What are the Most Common Knee Replacement Problems?

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  • Written By: Debra Durkee
  • Edited By: Daniel Lindley
  • Last Modified Date: 13 November 2019
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Knee replacement surgery is a common procedure for individuals who have had the interior workings of a knee damaged. Parts of the knee are replaced with artificial surface, but this usually does not occur without the chance of knee replacement problems. These can include infection, nerve damage, dislocation of the joint, and development of blood clots.

As the procedure is very invasive, recovery is often a long and painful process that requires physical therapy, proper exercise, and care of the joint. Not following the directions of physical therapists and medical professionals involved in the surgery and rehabilitation can increase the chances of knee replacement problems. The development of severe knee replacement problems can result in undergoing the procedure again.

Not regaining full range of motion with the knee that has been replaced is a common problem. After the surgery, the individual will typically go through a number of physical therapy sessions and be given exercises to do at home. Following instructions carefully will help ensure as close to a full range of motion as possible, but some individuals will find a severe loss of motion even after following these directions. In some cases, this can become aggravated if the joints of the knee are not aligned with exacting precision during the surgery.


In some cases, an individual may fracture the bone around the knee replacement. This may or may not be a condition that can be fixed with surgery, as it depends on where the fracture is. Over the long term, there can also be knee replacement problems with the inserted material separating from the patient's natural bone tissue. There may also be a wearing down of this replacement tissue, similar to the wear and tear that caused the knee damage originally.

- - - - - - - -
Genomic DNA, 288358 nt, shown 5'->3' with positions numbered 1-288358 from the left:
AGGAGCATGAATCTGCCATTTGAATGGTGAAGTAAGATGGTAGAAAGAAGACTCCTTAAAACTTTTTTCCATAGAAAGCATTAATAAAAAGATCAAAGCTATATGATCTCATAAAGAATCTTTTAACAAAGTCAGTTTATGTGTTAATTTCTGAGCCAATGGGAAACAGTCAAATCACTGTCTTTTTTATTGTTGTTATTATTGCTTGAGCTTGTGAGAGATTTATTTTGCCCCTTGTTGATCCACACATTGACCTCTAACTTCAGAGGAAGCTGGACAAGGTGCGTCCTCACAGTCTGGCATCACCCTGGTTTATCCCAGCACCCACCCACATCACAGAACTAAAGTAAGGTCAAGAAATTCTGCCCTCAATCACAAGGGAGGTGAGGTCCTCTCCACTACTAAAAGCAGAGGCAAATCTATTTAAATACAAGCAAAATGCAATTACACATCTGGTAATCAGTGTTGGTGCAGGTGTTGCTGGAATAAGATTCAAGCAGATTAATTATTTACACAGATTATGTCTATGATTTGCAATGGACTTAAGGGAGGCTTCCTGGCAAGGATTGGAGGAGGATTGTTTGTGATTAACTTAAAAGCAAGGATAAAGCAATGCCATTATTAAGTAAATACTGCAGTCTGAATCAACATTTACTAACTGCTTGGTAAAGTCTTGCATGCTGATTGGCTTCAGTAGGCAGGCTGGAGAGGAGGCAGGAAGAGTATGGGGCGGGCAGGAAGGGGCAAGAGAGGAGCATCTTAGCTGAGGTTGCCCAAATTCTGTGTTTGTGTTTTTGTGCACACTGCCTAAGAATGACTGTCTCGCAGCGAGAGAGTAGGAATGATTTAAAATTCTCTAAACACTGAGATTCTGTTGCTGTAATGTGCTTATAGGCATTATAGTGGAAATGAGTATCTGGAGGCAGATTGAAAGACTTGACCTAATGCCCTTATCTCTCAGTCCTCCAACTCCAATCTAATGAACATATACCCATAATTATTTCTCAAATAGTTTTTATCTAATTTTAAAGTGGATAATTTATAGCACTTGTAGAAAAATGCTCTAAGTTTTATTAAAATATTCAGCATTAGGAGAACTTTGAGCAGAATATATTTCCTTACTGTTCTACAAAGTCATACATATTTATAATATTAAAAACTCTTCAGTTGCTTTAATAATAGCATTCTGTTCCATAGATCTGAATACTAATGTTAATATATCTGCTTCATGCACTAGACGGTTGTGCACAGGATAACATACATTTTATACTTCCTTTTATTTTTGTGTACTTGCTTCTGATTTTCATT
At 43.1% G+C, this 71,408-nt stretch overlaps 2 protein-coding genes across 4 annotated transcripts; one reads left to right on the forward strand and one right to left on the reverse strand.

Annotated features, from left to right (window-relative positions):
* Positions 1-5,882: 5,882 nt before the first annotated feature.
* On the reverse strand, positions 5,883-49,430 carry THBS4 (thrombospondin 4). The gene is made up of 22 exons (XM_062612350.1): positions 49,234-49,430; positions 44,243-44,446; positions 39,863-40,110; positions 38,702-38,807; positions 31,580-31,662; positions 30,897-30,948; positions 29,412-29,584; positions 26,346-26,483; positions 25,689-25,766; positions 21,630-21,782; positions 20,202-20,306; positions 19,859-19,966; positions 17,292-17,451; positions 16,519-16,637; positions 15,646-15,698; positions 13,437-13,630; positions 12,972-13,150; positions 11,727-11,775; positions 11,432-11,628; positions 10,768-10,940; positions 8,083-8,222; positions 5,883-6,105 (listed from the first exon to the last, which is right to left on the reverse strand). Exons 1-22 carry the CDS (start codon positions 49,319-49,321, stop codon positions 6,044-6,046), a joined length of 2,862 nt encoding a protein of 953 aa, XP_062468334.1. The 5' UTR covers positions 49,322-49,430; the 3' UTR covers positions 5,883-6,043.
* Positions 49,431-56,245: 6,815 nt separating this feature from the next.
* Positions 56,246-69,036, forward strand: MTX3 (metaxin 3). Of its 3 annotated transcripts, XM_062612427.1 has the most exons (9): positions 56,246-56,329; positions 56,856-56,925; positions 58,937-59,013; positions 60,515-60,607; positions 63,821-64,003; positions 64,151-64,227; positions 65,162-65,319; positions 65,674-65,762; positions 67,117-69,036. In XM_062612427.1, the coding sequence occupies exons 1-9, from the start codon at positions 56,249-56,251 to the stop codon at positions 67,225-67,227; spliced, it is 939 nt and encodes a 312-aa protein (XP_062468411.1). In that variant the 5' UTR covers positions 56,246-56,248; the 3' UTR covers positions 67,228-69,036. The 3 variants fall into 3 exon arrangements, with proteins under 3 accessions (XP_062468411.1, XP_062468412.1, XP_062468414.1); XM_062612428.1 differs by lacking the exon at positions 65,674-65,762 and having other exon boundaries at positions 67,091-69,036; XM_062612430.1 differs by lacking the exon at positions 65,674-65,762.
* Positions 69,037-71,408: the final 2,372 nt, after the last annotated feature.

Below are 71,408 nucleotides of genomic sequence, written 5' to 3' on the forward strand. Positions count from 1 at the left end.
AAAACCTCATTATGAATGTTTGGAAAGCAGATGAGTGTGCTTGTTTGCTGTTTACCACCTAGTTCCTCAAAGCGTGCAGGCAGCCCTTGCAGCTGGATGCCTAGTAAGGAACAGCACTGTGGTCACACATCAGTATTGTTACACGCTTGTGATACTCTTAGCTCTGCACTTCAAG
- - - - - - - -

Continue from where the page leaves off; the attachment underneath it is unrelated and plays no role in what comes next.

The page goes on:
An individual's physical condition before the surgery can also impact the development of knee replacement problems after the surgery. If the individual is overweight or has a preexisting blood condition, it may make him or her more likely to develop blood clots during the recovery period. Since movement can be limited while the knee heals, it isn't uncommon for these clots to form. For patients at a high risk for blood clots, blood thinning medications may be administered or adjusted. Unfortunately, if this condition is not balanced properly, it is possible for the individual to suffer from bleeding from the surgical area after the procedure has been completed.

The knee can also become infected, either during surgery or during the recovery process. If there is an infection in another area of the body, such as from a cut, dental work, or illness, it is possible that the bacteria from this infection can travel to the knee. Most medical professionals will ensure that the patient is otherwise healthy before performing the operation in order to cut down on the chances of this happening.



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